This item was published during the term of a previous administration that ended in April 2007
Teenage lifestyle survey
A new report out today shows a reduction in smoking among older boys but an overall rise in teenage drinking.
Key findings from the Scottish Schools' Adolescent Lifestyle and Substance Use Survey (SALSUS) 2002 include:
- Among 13-year-olds, nine per cent of girls and six per cent of boys were regular smokers. This has changed little since 1998
- Among 15-year-olds, 24 per cent of girls and 16 per cent boys were regular smokers. For boys, there has been a significant decline since 1998, when 25 per cent were regular smokers. There has been little change in girls
- 17 per cent of 13 year olds reported that they drink alcohol once a week or more, on a regular basis, with 38 per cent of 15 year olds reporting that they drank on a regular basis
- Reported drinking in the week prior to the survey has increased over the last four years among 15-year-old boys and girls and among 13-year-old girls, but not 13-year-old boys
- Reported use of drugs has changed little since 1998, with 23 per cent of 15 year olds and 8 per cent of 13 year olds having used drugs in the last month prior to the survey. Cannabis was the most commonly reported drug used. Very few pupils reported using any other drug
Deputy Health Minister Tom McCabe said:
"I welcome this report which gives us some signs of encouragement, but also causes for concern.
"The findings reinforce the importance of the Executive's work with young people on promoting good health. This will help focus our prevention efforts, for instance towards girls from poorer families who are more likely to be regular smokers and to report getting drunk.
"Drinking to excess, particularly in young people, and smoking have serious health consequences.
"Action on smoking prevention and education will also form an important element of the Executive's Tobacco Control Acton Plan which is due to be published shortly.
"Reducing harmful drinking by young people is one of our key priorities. All local Alcohol Action Teams are addressing this both in current work and future plans.
"Just over a quarter of young people said their families did not know about their drinking and almost half said their families did not mind if they drank.
"NHS Health Scotland's "Think about It" alcohol campaign, which targets teenagers, will run TV advertising until early January 2004. This complements the Executive's new alcohol campaign which aims to promote a sensible approach to alcohol amongst 18 to 25-year-olds.
"NHS Health Scotland is also currently developing a parents' guide to alcohol in partnership with the Executive. This will be launched early in 2004, and will give advice about teenage drinking habits and how parents can help their children understand the risks."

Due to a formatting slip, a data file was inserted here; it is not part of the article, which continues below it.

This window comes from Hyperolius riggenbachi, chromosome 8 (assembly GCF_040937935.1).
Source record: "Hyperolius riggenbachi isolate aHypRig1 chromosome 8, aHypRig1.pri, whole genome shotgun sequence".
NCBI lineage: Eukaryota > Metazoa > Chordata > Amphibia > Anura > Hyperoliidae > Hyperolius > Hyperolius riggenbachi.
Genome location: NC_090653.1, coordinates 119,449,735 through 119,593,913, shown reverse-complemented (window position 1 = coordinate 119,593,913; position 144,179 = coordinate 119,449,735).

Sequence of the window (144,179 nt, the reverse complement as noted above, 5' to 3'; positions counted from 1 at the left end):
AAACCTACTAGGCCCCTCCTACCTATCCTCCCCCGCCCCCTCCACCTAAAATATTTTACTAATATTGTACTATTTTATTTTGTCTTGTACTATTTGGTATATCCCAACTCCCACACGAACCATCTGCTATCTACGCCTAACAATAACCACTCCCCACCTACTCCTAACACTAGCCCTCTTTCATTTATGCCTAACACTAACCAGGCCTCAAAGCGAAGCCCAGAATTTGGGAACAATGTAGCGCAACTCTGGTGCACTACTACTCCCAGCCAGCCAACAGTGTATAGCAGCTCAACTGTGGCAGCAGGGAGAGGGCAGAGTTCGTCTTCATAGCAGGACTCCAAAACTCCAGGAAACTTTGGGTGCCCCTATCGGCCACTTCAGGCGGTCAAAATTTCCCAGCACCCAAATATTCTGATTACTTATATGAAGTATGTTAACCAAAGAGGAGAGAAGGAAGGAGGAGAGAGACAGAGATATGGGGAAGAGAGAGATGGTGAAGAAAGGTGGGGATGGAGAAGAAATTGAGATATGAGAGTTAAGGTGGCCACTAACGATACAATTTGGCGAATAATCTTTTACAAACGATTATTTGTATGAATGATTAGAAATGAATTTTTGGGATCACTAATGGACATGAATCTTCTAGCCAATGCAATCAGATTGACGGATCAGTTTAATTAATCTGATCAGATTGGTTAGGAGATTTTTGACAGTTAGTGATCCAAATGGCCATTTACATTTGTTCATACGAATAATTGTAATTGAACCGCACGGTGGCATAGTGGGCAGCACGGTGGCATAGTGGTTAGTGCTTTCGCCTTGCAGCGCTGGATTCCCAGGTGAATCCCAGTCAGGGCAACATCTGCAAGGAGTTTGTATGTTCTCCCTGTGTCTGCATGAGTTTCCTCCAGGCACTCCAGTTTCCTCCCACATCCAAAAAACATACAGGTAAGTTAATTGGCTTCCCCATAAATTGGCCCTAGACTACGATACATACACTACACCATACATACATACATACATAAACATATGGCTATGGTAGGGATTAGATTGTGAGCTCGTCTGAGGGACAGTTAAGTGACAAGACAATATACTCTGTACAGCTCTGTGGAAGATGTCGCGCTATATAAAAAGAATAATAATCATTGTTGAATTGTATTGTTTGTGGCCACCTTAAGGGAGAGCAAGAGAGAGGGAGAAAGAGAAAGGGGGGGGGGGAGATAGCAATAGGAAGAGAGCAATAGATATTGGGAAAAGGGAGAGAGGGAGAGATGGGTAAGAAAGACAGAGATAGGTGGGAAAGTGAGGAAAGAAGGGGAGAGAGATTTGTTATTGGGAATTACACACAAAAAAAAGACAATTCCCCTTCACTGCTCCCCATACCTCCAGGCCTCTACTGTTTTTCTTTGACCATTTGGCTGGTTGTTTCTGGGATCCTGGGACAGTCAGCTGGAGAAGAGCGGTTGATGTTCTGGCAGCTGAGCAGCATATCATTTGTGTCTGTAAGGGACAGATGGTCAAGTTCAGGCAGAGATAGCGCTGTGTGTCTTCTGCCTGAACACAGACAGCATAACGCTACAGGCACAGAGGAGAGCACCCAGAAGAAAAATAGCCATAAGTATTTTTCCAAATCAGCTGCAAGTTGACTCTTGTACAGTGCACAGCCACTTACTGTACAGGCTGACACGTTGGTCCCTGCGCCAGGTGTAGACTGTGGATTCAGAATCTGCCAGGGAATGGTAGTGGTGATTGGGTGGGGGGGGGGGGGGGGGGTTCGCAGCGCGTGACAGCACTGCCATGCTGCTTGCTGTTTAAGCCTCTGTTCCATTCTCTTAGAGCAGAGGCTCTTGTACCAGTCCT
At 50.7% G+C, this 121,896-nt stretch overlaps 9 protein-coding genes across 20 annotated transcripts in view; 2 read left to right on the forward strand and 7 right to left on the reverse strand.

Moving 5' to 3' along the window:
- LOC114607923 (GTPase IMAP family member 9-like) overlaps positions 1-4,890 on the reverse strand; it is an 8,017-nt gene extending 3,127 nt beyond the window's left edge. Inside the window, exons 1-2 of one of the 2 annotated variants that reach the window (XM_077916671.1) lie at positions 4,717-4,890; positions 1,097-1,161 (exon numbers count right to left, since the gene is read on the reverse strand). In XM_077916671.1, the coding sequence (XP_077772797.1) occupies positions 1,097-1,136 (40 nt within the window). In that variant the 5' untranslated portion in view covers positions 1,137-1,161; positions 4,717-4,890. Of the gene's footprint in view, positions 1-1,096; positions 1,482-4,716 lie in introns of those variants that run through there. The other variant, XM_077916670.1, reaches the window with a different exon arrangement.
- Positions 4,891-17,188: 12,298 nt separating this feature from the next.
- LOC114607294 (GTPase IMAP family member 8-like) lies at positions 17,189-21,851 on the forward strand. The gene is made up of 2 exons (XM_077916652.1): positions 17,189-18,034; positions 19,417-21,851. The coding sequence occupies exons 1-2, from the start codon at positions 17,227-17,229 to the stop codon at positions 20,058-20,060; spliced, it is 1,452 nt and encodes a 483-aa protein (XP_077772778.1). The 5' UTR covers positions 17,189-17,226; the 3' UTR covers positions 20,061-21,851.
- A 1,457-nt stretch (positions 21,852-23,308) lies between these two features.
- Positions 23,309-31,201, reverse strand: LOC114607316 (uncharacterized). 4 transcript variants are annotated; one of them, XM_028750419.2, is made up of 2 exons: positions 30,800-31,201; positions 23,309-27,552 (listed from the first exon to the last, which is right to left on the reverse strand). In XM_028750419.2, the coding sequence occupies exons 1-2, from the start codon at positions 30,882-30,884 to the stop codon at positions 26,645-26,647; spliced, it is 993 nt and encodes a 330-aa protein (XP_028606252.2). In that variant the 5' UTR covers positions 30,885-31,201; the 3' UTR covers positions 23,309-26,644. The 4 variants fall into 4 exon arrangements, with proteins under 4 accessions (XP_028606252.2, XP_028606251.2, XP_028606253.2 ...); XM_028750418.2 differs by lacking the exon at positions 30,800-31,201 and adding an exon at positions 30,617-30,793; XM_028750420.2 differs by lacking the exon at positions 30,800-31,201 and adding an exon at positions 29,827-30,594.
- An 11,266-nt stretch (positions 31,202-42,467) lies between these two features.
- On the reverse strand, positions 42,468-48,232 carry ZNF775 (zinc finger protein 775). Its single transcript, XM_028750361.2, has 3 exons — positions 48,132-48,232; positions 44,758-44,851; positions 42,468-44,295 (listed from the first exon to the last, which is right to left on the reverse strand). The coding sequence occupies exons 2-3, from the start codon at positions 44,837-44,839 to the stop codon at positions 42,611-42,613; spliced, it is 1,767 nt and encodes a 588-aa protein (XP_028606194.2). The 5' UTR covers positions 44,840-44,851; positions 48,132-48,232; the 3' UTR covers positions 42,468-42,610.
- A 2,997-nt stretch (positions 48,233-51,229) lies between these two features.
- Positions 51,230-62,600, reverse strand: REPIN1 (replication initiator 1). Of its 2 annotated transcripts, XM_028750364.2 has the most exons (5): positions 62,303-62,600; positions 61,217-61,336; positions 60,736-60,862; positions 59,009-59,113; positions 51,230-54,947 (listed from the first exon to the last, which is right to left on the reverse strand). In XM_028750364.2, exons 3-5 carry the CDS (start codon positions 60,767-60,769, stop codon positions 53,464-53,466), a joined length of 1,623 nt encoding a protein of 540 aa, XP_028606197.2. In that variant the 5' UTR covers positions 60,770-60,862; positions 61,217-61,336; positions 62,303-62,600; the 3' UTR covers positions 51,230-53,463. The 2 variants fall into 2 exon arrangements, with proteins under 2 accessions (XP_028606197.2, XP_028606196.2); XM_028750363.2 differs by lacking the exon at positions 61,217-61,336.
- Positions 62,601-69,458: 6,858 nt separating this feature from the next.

Deputy Justice Minister Hugh Henry added:
"Drug misuse affects too many lives and today's report shows quite clearly that many of those are young lives. Many children suffer as a result of parental drug misuse. However, these statistics confirm that too many of our youngsters are also experimenting with drugs, mainly cannabis.
"I am encouraged that drug use in the age groups surveyed has not increased since 1998, and that there is little sign of usage of hard drugs, such as heroin. The challenge, however, is to bring the statistics down.
"That is why our national drugs strategy has a key aim to help young people resist drug misuse in order to achieve their full potential in society. The Executive is undertaking a broad range of work in schools and in communities with young people, including those most vulnerable to substance use, to promote healthy, positive and drug-free lifestyles. Our "Know the Score" campaign makes it clear to young people that all illegal drugs are potentially dangerous and that youngsters need to make informed choices. This message is currently being reinforced through a high profile media advertising campaign."
Deputy Education Minister Euan Robson said:
"Young people need clear information about the risks associated with taking drugs, alcohol and cigarettes. Through health education programmes, Scottish schools have made good progress in making pupils aware of the dangers involved as well as promoting positive lifestyles and encouraging young people to focus on achieving their full potential both in school and the wider community."